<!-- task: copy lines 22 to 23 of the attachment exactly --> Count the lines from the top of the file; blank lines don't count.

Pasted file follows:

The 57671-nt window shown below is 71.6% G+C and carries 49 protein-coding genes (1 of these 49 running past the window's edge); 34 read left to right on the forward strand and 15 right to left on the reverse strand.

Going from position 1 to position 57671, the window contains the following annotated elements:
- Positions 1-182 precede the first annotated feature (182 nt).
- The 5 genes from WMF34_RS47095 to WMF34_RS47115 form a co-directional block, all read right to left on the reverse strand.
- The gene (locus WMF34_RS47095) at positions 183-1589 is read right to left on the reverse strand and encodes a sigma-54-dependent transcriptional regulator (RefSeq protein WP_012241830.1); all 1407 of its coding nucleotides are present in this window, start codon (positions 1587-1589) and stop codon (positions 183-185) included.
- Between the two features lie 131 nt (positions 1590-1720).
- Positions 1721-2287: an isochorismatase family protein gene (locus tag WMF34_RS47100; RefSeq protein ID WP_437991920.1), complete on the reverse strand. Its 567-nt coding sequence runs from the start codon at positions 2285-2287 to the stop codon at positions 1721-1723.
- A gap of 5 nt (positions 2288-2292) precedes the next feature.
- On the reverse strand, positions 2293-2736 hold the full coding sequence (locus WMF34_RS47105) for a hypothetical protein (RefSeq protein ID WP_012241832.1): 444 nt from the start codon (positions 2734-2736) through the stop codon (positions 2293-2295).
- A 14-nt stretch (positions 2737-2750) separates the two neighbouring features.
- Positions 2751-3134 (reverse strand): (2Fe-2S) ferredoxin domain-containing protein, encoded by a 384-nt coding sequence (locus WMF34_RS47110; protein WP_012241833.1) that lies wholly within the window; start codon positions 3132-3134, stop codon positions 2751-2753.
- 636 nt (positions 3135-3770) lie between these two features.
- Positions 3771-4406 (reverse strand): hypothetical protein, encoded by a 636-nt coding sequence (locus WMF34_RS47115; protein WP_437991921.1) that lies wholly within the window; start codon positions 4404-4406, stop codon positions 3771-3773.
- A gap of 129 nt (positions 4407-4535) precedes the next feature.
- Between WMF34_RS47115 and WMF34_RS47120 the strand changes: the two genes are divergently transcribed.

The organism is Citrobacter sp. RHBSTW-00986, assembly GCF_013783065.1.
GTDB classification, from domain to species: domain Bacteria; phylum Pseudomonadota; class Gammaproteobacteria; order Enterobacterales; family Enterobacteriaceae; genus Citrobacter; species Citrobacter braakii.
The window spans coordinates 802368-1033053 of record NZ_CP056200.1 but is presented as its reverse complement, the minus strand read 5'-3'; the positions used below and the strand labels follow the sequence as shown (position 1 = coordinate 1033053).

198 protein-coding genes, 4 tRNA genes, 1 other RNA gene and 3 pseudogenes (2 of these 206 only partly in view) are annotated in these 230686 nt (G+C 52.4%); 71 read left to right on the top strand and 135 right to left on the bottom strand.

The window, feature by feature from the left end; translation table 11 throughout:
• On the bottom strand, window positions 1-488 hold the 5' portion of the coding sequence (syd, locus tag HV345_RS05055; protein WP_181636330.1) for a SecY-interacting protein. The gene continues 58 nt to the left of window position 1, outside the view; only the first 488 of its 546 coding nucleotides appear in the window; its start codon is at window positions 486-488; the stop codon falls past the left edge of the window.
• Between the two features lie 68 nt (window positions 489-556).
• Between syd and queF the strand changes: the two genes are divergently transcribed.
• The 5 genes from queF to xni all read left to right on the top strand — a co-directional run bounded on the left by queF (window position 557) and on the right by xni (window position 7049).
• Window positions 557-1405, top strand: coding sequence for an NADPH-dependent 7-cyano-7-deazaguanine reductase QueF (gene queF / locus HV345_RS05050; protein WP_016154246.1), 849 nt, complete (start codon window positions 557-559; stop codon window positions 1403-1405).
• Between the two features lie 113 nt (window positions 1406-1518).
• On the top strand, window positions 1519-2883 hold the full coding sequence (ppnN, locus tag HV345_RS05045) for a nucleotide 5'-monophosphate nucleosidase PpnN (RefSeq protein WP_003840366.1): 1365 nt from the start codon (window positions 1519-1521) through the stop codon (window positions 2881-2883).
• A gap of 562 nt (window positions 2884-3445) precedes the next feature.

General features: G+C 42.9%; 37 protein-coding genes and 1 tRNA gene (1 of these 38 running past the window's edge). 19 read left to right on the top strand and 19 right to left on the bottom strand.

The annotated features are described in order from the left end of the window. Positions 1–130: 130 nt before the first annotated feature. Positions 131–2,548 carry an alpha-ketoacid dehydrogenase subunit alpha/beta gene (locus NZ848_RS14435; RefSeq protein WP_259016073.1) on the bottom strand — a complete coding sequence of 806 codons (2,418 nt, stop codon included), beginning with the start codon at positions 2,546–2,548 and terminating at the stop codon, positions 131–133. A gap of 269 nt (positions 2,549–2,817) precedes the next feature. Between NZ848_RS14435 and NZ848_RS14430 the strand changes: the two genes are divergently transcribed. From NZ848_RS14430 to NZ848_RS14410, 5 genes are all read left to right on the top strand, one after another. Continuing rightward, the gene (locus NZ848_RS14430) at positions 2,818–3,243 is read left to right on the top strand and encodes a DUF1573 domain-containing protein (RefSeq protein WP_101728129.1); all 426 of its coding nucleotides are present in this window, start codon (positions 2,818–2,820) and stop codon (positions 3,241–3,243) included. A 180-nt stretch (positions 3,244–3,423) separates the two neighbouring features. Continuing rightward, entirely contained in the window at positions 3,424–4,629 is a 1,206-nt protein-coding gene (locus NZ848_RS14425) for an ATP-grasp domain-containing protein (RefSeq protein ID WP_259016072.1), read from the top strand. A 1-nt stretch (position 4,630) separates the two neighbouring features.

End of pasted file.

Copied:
• Between the two features lie 68 nt (window positions 489-556).
• Between syd and queF the strand changes: the two genes are divergently transcribed.